“Israel attacked Syria’s sovereignty on a regular basis, interfered with the conflict directly in this country, so we are supporting Syria against Israeli attacks on Syrian sovereignty,” Shaath said.
The official expressed hope for a speedy settlement of the Syrian crisis with the support of Moscow.
Israel’s Strikes in Syria
Last week, the Israeli army said that its helicopter had intercepted an Iranian drone launched from Syria and that the Israeli Air Force (IAF) had struck Iranian targets in Syria in response. The Israeli moves prompted fire from Syrian air defense systems, which resulted in the crash of an Israeli F-16 jet. In the second wave of the attack, Israeli forces struck 12 targets in Syria, including Syrian air defense batteries and Iranian military facilities.
The Syrian Defense Ministry has stated its air defenses responded to the aerial attacks, foiling the aggression, while Iran’s Foreign Ministry spokesman Bahram Qasemi, for his part, denied the country’s military presence in Syria, lambasting claims about the downed drone.
Russia, a guarantor of the Syrian ceasefire regime, operating in the country alongside Iran and Turkey, the two other guarantor states, condemned Israel’s attacks on Syria, noting the danger of escalation of tensions around and within the Syrian de-escalation zones.
On Middle-East Settlement
Palestine’s efforts to create a format for settlement in the Israeli-Palestinian conflict are not being randomly pulled out of nowhere, and the final outcome may end up being similar to the Iranian nuclear deal or French Middle East initiative, the foreign affairs adviser of Palestinian President Mahmoud Abbas, Nabil Shaath, told Sputnik in an interview.
“We are talking to all 5 permanent UN Security Council members and the BRICS. We talk to all of them…. Additionally, we met the Japanese and the Koreans. We met the Arab and the Muslim countries. And of course Europe…. We are not inventing something from thin air. What we are trying to do is something that has already been tried – the Iranian [nuclear deal] arrangement and the French [Middle East peace] initiative. And we have support,” Shaath said.
He stressed the importance of Russia’s participation in the Middle East peace process, as Moscow’s influence on global politics has increased in recent years.
“We want an international arena which reflects what the world today is, it’s not anymore America’s world, especially with Mr. [President Donald] Trump. Russian [influence] has significantly grown, we kept our friendship with Russia all the time…. Today Russia is real partner, really important country in the management of the world. But so is China, so is India, so is Europe. And they are all ready by the way,” the Palestinian official said.
There is a vast variety of configurations for efficient talks on the settlement process, Shaath noted, adding that it should not be managed by the United States due to its strong bias toward Israel.
“It’s going to be a 5+1, 5+4, maybe 5+5 [format] or like a big congress, or a combination, maybe we can start with a big congress and then go into smaller groups. But we don’t mind the United States being one of…. but we are not going back to Mr. Trump, not going back to the United States alone running this peace process to the account of Israel, totally one-sided, and Mr. Trump has just been too open about it,” Shaath said.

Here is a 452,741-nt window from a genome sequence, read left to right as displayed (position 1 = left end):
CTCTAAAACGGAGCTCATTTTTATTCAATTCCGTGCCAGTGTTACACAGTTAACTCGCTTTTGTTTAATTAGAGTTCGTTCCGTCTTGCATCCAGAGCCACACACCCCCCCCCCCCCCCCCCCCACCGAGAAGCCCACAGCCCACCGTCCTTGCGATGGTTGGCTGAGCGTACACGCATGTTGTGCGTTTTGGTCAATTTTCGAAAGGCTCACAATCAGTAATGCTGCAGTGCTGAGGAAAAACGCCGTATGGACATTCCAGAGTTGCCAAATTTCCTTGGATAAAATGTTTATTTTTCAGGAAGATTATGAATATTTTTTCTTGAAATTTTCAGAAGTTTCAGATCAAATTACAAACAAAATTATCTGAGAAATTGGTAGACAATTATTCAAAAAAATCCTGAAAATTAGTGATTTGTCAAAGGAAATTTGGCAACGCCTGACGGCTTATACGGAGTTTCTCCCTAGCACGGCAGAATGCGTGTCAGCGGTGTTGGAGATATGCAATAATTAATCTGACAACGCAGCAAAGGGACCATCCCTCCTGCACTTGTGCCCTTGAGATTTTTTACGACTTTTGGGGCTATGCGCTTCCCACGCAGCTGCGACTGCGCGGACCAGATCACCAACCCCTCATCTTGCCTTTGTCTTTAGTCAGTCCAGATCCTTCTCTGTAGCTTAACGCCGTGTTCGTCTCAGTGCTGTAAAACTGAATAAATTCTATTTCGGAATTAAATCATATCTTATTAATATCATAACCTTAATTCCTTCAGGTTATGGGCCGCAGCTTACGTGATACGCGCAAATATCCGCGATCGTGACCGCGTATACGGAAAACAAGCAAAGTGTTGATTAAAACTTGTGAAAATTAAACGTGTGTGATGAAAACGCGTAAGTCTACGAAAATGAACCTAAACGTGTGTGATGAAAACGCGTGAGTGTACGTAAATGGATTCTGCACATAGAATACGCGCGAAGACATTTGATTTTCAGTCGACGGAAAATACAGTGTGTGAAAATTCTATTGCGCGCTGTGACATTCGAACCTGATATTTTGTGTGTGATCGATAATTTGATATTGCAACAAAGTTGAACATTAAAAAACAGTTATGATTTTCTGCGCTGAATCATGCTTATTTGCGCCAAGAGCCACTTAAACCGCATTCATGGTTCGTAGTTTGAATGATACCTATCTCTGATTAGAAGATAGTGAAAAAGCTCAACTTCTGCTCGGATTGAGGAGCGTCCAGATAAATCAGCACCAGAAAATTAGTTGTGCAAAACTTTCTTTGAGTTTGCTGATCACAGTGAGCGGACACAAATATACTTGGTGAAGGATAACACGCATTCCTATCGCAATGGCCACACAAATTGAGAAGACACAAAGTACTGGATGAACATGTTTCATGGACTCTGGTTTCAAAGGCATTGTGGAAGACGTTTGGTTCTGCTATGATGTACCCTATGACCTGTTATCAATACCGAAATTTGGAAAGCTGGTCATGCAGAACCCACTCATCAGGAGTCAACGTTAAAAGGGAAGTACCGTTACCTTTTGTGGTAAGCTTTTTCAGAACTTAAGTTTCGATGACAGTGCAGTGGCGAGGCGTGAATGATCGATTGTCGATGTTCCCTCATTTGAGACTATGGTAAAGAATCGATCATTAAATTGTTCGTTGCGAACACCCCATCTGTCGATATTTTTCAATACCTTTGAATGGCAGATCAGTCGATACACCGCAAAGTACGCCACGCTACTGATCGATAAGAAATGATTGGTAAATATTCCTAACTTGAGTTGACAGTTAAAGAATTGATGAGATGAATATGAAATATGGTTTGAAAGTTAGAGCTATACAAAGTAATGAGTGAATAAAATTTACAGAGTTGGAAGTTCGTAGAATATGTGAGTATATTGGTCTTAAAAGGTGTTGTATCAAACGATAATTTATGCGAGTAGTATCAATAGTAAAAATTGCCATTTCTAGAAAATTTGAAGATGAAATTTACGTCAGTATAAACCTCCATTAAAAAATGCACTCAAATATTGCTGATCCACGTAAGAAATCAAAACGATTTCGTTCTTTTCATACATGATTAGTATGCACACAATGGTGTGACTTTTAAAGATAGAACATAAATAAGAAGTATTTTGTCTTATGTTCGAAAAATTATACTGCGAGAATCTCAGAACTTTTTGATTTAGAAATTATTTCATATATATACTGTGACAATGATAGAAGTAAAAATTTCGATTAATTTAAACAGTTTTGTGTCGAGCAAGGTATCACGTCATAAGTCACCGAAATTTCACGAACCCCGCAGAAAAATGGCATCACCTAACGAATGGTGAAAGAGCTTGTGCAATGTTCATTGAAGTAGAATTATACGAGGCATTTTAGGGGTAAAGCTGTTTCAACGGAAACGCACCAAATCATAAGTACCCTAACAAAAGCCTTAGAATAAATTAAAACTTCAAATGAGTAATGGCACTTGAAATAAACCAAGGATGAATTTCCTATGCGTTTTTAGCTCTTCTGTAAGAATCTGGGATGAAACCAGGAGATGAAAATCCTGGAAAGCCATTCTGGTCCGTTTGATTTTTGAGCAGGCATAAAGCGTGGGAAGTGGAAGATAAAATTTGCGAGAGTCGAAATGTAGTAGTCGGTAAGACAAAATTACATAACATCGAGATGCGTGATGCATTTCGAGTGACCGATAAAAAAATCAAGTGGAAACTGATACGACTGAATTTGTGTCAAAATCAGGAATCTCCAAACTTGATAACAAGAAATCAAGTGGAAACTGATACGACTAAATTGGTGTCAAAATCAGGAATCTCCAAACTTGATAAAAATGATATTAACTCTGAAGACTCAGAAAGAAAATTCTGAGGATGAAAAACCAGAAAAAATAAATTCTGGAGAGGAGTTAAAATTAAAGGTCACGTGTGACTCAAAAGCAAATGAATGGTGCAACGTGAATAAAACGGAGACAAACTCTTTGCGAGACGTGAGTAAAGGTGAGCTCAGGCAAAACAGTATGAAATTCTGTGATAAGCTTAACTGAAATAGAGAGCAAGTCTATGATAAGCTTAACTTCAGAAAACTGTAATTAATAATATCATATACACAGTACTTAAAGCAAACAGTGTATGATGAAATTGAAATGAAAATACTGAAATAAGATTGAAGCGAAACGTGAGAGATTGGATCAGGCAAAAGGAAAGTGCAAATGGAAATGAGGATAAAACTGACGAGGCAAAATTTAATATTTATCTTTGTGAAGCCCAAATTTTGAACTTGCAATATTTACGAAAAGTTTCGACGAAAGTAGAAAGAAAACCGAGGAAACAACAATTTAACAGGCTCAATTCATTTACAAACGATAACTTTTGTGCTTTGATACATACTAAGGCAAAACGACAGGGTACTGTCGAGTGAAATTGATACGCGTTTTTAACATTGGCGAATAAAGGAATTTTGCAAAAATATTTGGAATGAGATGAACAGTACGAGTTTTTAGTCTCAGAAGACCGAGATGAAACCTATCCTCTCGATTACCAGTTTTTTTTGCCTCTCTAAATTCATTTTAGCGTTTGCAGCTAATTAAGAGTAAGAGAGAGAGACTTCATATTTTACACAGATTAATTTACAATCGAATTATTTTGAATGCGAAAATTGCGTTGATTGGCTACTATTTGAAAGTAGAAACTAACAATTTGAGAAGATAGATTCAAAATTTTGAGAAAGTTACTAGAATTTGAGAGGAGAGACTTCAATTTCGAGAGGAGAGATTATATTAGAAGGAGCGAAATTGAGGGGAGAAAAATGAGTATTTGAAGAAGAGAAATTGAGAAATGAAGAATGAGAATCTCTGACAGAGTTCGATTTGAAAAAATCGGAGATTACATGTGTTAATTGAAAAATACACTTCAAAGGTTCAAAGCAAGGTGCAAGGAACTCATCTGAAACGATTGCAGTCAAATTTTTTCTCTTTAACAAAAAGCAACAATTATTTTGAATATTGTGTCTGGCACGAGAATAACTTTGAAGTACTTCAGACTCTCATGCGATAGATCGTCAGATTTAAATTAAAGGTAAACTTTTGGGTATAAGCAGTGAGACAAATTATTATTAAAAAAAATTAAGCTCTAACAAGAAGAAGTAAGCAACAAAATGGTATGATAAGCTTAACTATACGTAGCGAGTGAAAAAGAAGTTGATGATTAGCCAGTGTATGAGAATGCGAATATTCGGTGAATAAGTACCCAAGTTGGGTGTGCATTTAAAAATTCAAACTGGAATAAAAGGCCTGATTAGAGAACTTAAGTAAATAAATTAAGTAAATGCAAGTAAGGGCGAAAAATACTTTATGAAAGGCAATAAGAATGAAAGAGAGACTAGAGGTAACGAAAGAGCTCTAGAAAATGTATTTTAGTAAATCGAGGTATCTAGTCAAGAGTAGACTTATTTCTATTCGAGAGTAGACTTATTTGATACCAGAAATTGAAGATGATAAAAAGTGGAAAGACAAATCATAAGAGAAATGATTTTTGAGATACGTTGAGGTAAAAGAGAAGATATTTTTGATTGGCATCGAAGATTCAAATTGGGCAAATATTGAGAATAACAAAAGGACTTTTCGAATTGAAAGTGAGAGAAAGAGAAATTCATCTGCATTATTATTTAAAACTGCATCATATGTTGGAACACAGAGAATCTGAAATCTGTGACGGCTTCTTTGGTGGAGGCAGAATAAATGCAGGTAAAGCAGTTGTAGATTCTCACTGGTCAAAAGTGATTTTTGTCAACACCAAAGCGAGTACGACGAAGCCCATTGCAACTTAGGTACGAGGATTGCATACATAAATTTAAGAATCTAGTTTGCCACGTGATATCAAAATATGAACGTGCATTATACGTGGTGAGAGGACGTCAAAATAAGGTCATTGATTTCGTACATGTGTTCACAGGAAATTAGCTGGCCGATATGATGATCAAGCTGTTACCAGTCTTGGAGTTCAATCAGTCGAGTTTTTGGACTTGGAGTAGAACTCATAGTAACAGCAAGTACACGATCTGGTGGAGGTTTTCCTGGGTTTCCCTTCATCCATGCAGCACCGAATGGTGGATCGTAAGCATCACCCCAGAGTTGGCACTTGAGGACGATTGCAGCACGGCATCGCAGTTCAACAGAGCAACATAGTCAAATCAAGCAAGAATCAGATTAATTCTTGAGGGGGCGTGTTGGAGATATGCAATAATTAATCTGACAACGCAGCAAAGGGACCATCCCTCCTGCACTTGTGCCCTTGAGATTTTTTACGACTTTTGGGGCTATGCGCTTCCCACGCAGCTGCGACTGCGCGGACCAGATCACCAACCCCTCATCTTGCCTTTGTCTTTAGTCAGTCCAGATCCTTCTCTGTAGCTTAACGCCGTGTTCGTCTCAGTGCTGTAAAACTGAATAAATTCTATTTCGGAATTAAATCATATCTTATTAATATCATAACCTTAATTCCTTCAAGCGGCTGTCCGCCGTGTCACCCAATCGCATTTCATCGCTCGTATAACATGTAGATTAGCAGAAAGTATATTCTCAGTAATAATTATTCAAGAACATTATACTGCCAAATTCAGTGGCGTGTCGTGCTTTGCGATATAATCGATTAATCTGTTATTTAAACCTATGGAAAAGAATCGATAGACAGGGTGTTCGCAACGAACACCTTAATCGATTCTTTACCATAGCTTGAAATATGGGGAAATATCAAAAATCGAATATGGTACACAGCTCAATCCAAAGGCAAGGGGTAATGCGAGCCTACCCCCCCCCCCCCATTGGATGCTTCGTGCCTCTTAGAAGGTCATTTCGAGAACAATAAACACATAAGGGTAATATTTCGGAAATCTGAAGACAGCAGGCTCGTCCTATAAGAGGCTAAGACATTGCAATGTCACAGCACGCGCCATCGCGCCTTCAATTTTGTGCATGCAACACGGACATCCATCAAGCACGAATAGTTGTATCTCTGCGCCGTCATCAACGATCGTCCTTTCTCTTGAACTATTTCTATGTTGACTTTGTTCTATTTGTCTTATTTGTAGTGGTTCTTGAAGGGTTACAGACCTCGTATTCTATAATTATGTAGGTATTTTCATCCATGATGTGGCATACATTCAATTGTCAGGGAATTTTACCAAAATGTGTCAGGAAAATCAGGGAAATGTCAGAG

For decades, Israel has been in conflict with the Palestinians, who have been seeking diplomatic recognition for their independent state on the territories of the West Bank, including East Jerusalem, which are partially occupied by Israel, and the Gaza Strip. The two-state solution stipulates the existence of an independent Palestinian state alongside Israel.
The Israeli government refuses to recognize Palestine as an independent political and diplomatic entity and continues to build settlements in occupied areas, despite objections from the United Nations. Over 190 countries — including most states outside Europe and North America — have recognized the State of Palestine.
On Trump’s Decision on Jerusalem
Palestine “would have lost its case,” if it had accepted US President Donald Trump’s decision to recognize Jerusalem as the capital of Israel, the foreign affairs adviser of Palestinian President Mahmoud Abbas, Nabil Shaath, told Sputnik in an interview.
“If we would have accepted what Mr. Trump had done, we would have lost our case,” Shaath said.
Trump’s Jerusalem move and his January decision to significantly cut Washington’s funding of the UN Relief and Works Agency for Palestine Refugees in the Near East (UNRWA) mark a sharp turn away from the policy of the previous US administration, the politician added.
“Trump says Jerusalem now is off the table and after three months he said the refugee issue is off the table and now he doesn’t condemn settlements [of Israel in the West Bank and East Jerusalem] as America used to do, now he doesn’t talk about an independent Palestinian state as America always used to talk about two-state solution,” Shaath said.
According to the official, Trump refuses to accept that the world is changing and the United States’ influence is declining.
“Even though that the world is changing with Mr. Trump, Mr. Trump has not changed. But we are going to take the risk for our country to preserve our rights and preserve… a chance of building an independent state to stop the settlement plan, the colonial plan. We have to do it,” Shaath concluded.
Last December, Trump announced his decision to recognize Jerusalem as the capital of Israel and instructed the US State Department to move the US embassy from Tel Aviv to Jerusalem.
South Africa Today – World News – Middle East